Augustina Droze’s optically powerful paintings depict arrangements of flowers, fish, birds, moths, and insects magnified and organized into symmetrical compositions that elaborately explore androcentrism, specifically western culture’s pattern of emphasizing masculine points of view. Her current work is inspired by her time in India as a Fulbright-Nehru Senior Scholar creating murals to empower underprivileged girls. In tribute to the courage and strength of the young girls, Droze created a series of paintings which shroud them in ceremonial puja flowers. The electric colors of her paintings and inverted mandala shaped installation of approximately 160 fabric stuffed flowers capture the intensity of India.
Born in Detroit Michigan, Droze received a BBA from the University of Cincinnati in 2003 and a MFA from the University of Buffalo in 2015. She works as a public artist and muralist, art instructor, and studio artist. Her paintings can be seen in galleries and collections across the country such as the Castellani Art Museum in Niagara Falls New York, Addington Gallery in Chicago Illinois, and the Birchfield Penney Art Center in Buffalo New York. Droze has worked with a variety of public art agencies including The Chicago Public Art Group, the Baltimore Office of Promotion and the Arts, The Indianapolis Arts Council, and Cleveland Public Art, as well as large corporations including the Forbes Company.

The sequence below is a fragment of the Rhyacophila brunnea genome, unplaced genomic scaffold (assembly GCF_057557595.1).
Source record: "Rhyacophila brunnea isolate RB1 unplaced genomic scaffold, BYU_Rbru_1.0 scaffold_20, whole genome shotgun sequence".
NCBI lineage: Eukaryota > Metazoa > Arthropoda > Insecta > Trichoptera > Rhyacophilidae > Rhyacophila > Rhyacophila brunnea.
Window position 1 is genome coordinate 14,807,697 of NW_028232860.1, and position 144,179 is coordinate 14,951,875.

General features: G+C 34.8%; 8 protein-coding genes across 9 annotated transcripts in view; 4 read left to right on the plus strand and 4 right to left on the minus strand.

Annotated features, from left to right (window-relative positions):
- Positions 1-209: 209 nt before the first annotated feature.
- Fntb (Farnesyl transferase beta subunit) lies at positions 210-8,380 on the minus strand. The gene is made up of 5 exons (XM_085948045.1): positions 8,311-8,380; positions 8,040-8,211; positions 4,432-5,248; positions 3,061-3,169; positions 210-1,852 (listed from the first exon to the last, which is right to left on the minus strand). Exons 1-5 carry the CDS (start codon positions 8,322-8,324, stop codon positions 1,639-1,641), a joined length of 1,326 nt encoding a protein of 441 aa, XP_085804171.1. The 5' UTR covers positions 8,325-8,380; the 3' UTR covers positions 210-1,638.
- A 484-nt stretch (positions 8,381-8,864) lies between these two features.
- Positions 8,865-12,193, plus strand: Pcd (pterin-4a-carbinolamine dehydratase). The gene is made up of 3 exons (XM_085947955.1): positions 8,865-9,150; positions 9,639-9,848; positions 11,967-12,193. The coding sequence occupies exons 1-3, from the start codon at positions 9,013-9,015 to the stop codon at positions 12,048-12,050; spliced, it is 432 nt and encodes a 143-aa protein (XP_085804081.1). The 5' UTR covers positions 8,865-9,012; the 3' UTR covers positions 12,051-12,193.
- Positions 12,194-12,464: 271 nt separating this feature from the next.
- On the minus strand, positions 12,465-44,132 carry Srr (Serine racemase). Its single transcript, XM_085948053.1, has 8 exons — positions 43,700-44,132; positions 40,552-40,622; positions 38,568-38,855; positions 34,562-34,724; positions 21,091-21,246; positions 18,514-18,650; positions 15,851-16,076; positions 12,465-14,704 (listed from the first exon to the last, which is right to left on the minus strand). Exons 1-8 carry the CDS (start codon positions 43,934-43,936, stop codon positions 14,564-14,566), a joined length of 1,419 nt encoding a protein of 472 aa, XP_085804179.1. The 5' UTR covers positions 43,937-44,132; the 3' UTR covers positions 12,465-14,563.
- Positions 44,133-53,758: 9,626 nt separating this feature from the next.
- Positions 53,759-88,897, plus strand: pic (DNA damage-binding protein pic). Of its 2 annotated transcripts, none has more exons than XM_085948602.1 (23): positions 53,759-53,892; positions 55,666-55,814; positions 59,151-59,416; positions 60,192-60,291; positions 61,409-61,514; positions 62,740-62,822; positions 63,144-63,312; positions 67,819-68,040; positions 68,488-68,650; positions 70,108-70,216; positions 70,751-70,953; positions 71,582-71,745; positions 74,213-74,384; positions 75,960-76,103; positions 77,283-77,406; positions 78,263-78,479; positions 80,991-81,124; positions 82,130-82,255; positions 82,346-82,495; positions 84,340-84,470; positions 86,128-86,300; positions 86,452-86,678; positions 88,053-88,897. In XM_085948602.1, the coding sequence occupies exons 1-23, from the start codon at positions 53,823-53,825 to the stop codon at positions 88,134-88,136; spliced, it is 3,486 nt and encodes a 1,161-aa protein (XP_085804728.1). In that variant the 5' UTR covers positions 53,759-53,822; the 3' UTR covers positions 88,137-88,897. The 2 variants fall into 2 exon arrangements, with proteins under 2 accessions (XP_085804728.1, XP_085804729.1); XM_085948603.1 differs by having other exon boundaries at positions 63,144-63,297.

She has traveled to Colombia to work in collaboration with the Centro Cultural Colombo Americano (CCCA), the U.S. Embassy Bogota, and the community members in Cali, Palmira, and Buga to create artwork showcasing how ecofeminist renewal can lead to social inclusion across class, ethnic, and cultural divides. She currently lives and works in Beijing China where she is receiving her PhD and continuing her efforts to empower girls and women through the creation of art.
View images from Droze's 2018 BoxHeart Exhibition, Puja.